Increasing exclusion and inequality in Honduras have posed escalating security risks for women in their homes and on the streets. In this article, we examine gender-based violence against women, including gender-motivated murders (feminicides), the everyday acts that can result in their deaths, and impunity for these crimes. Rather than analyzing these murders as interpersonal acts or linking them to economic deprivation, we examine the actions and inactions of the state that have amplified violence in the lives of Honduran women. We distinguish between the state’s acts of omission and acts of commission in order to identify the political responsibility and failures that create a fertile ground for these killings. A context of multisided violence that facilitates extreme violence in the lives of women is present in Honduras, especially considering the diminishing power of civil society groups and increased political repression after the 2009 coup. We identify root causes of the wide (and widening) gap between laws on the books—which have been passed mostly to satisfy international and domestic organizations pushing for change—and laws in action, that is, implementation on the ground. Although we focus on Honduras, we note similar experiences of extreme violence in Guatemala, El Salvador, and in other countries in the Latin American region.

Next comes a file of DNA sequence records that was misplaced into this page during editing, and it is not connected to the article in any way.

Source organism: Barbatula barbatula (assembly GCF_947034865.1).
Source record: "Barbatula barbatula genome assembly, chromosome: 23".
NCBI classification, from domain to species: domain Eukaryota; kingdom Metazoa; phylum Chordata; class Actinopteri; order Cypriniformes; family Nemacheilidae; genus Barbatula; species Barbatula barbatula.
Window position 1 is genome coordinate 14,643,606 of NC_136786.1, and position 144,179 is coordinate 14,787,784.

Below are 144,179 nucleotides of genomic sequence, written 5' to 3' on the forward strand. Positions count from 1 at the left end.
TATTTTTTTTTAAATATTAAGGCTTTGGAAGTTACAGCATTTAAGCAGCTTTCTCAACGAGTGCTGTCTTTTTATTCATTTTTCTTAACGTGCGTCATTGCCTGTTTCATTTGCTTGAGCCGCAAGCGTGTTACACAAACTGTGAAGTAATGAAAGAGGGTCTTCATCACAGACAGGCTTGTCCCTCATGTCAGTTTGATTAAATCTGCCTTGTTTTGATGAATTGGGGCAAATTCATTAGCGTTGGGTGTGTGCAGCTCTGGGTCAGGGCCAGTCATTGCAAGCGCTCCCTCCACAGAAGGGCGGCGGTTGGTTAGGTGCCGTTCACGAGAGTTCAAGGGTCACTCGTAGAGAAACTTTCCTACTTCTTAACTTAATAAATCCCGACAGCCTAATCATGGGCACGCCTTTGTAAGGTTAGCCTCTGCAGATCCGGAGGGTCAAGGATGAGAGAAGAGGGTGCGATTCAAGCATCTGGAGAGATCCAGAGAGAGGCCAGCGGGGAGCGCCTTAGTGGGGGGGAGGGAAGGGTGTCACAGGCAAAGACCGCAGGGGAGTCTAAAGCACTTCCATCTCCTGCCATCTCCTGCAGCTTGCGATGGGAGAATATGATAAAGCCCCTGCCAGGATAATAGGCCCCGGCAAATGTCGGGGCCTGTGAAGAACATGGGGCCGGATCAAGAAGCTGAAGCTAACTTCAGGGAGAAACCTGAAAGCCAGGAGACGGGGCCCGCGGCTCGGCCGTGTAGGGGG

Bibliographical noteFunding Information:
Shannon DrySDale WalSh is an associate professor at the University of Minnesota Duluth. She was a visiting scholar at the University of North Carolina at Chapel Hill Department of Political Science during the summer and fall of 2015. She was awarded a McKnight Land-Grant Professorship for 2014–2016, an endowed professorship for promising junior faculty in the University of Minnesota system. Her research explains variation in state response to violence against women focusing on Central American countries. In addition, she produces scholarship on women’s policy making, sex trafficking in the United States, and crime in Latin America. She has engaged in advocacy work in rural Guatemala and served as a consultant and expert witness for asylum cases in the United States. She has recently published her work in journals such as the International Feminist Journal of Politics; Politics, Groups, and Identities; Human Rights Review; Current Sociology; and Latin American Politics and Society. Her research has been awarded competitive external funding from several sources, including the American Association of University Women, National Endowment for the Humanities, and American Council of Learned Societies. She was awarded the 2015 Helen Safa Paper Prize by the Latin American Studies Association Gender and Feminist Studies Section.
© 2017 The Author(s).